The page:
Author: Lana Harfoush
In PLF’s free enterprise litigation, we are frequently confronted by courts that are hesitant to strike down government licensing laws. Courts recognize that government licensing schemes are often designed to promote public health and safety, and so they defer to the government’s judgment. For example, more patients would be at risk of encountering physicians like the infamous Simpsons character, Doctor Nick Riviera, if licenses were not required to practice medicine. Unfortunately, however, occupational licensing laws are not always created to ensure quality of service; licensing laws are often abused as a means to promote economic protectionism for a government-preferred class or ethnicity. Indeed, in Clint Bolick’s essay, "The Grassroots Legal Reform Movement," he notes that "at the heart of every barrier to entry lurks an intent to exclude someone."
At a late nineteenth century constitutional convention in California, delegates discussed ideas on how to most effectively destroy competition created by Chinese immigrants; one delegate went so far as to unabashedly suggest his willingness to "refus[e] to license this class of aliens to carry on any trade or business whatever." Similarly, the 1989 case of Brown v. Barry overturned a Jim Crow-era ban on street corner shoeshine stands. The court found that the regulation in question was nothing more than a "vestige of the Jim Crow era when laws were intentionally designed to thwart the economic self-sufficiency of blacks." The opinion recognizes that the "post Civil War era is replete with examples of state and federal legislation sanctioned by the Supreme Court that was intended to disable the effects of the Civil Rights Act of 1871 and the Fourteenth Amendment."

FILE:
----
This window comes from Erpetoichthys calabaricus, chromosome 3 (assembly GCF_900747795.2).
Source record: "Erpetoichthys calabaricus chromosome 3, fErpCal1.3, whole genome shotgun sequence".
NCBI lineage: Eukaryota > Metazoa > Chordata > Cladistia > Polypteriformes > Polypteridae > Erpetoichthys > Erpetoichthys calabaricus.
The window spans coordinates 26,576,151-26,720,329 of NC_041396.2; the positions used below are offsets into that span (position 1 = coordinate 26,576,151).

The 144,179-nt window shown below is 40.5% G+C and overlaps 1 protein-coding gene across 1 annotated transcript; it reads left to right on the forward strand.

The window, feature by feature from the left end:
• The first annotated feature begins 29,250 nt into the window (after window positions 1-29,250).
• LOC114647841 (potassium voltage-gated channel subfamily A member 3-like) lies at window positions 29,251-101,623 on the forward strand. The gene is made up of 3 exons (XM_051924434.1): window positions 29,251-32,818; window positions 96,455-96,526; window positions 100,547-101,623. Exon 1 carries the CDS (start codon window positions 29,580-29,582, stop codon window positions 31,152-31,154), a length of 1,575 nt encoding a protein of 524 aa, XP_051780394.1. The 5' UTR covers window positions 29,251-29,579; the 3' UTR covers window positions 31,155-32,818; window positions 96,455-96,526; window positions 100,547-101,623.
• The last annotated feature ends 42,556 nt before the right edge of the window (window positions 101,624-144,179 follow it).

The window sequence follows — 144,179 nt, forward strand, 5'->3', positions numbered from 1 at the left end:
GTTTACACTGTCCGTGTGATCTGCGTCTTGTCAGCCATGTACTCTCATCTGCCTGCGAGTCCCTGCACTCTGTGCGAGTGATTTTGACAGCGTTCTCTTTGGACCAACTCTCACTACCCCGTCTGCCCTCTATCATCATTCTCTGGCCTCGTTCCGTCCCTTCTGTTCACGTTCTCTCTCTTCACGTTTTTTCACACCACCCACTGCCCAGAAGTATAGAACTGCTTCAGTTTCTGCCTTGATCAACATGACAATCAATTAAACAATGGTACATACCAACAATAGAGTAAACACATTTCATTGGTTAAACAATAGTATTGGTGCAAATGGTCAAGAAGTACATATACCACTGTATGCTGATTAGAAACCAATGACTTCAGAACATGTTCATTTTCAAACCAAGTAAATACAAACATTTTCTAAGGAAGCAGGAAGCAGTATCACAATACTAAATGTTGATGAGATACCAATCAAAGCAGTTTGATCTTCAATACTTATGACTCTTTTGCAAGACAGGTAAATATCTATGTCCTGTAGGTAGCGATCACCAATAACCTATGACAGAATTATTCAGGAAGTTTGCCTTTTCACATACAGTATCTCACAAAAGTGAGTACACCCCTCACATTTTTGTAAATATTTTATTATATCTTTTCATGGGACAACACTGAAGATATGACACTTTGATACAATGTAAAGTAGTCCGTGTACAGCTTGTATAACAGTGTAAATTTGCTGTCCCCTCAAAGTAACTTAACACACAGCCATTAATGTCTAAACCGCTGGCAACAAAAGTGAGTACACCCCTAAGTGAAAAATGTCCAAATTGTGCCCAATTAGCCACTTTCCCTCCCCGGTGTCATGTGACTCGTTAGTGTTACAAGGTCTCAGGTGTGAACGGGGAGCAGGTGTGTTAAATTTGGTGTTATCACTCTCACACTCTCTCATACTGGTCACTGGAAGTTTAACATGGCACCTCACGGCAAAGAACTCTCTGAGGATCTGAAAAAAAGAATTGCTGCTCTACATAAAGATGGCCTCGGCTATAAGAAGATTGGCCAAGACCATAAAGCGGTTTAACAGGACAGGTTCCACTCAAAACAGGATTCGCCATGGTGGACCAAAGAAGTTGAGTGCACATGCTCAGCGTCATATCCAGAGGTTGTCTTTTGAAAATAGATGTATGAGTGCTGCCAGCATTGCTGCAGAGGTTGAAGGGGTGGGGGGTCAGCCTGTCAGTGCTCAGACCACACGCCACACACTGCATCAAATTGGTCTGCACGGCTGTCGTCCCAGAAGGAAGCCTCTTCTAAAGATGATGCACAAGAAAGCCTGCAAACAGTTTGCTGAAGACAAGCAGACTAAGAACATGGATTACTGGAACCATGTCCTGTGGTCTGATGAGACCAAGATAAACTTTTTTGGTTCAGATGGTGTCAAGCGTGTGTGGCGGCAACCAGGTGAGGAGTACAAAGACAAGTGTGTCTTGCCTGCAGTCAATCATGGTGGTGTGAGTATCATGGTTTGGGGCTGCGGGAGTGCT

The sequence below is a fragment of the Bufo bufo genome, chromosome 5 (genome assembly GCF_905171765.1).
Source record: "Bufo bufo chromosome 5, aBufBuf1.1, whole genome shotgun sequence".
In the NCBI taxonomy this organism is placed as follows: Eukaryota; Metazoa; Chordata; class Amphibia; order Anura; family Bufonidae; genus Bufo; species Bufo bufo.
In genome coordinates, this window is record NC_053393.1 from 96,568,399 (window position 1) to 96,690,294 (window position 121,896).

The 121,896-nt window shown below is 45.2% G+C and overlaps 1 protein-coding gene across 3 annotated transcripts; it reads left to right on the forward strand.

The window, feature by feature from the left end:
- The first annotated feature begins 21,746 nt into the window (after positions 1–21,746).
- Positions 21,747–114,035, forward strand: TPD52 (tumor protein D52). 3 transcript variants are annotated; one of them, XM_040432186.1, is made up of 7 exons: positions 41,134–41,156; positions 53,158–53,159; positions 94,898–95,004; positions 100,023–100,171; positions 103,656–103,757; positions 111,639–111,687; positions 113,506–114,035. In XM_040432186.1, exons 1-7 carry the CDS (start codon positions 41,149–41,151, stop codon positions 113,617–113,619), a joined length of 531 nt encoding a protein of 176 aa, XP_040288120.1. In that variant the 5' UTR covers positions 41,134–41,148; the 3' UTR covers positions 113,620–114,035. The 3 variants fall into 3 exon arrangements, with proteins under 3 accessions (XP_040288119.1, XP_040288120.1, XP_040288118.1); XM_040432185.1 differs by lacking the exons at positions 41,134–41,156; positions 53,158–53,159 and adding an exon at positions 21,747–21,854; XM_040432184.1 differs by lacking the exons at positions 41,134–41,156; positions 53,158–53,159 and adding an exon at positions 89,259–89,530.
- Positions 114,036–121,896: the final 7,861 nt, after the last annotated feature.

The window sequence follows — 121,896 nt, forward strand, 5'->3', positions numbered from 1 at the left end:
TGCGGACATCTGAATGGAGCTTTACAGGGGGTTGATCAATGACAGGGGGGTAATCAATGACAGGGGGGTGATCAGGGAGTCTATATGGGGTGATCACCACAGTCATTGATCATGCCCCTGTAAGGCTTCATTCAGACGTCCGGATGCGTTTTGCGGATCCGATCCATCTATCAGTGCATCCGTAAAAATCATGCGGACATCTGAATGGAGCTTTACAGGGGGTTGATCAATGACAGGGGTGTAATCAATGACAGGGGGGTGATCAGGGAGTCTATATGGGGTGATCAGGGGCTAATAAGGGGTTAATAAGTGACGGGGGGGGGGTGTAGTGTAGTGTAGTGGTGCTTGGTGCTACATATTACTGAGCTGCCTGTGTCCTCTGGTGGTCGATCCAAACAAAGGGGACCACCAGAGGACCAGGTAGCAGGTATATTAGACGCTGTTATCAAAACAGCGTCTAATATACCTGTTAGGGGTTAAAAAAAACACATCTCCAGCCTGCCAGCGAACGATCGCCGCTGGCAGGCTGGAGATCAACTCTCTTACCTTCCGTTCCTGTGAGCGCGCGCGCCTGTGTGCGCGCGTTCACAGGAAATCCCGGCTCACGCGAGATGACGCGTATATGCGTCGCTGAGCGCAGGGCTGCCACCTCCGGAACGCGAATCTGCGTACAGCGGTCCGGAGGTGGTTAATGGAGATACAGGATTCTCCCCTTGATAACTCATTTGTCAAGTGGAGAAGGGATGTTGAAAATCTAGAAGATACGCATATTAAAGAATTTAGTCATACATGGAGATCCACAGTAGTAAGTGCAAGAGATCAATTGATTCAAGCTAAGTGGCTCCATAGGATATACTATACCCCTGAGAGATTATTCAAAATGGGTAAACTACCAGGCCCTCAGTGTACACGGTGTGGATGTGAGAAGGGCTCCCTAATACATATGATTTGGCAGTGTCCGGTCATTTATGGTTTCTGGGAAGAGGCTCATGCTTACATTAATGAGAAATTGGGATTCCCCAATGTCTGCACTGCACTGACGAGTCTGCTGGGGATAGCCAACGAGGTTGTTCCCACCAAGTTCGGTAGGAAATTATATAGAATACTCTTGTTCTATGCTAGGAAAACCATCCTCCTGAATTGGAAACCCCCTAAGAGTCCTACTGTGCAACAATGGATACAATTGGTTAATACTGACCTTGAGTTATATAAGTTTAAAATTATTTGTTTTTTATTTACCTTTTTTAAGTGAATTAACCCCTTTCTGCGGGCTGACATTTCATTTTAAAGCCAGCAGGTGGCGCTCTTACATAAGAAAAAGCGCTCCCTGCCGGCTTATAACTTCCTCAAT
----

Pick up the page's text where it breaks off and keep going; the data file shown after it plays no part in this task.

Protectionism, however, is not limited to racial animus. Cases continue to arise where there is simply no purpose for imposing a licensing law other than creating barriers to entry to benefit those who are already in business. For example in Sweet v. Myers, PLF challenged a licensing scheme that required start-up moving companies to obtain a government certificate — subject to their competitors’ approval – before they could begin business. Fortunately, PLF’s involvement prompted Oregon’s legislature to remove the anti-competitive aspects of the movers’ licensing law, and Mr. Sweet is currently running his business in Oregon.
Competition lowers prices and creates better goods and services. Naturally, if a business can lobby the State for its benefits and blessings it will do so to protect its own profit margin. Yet, because of the tendency of licensing laws to be abused and transformed into channels through which protectionism and other discriminatory practices flow, courts should view licencing laws with skepticism. PLF continues to lead the fight against licensing schemes that are designed as protectionist barriers to competition: peoples’ livelihoods, consumers’ choices, and entrepreneurs’ spirits are at stake.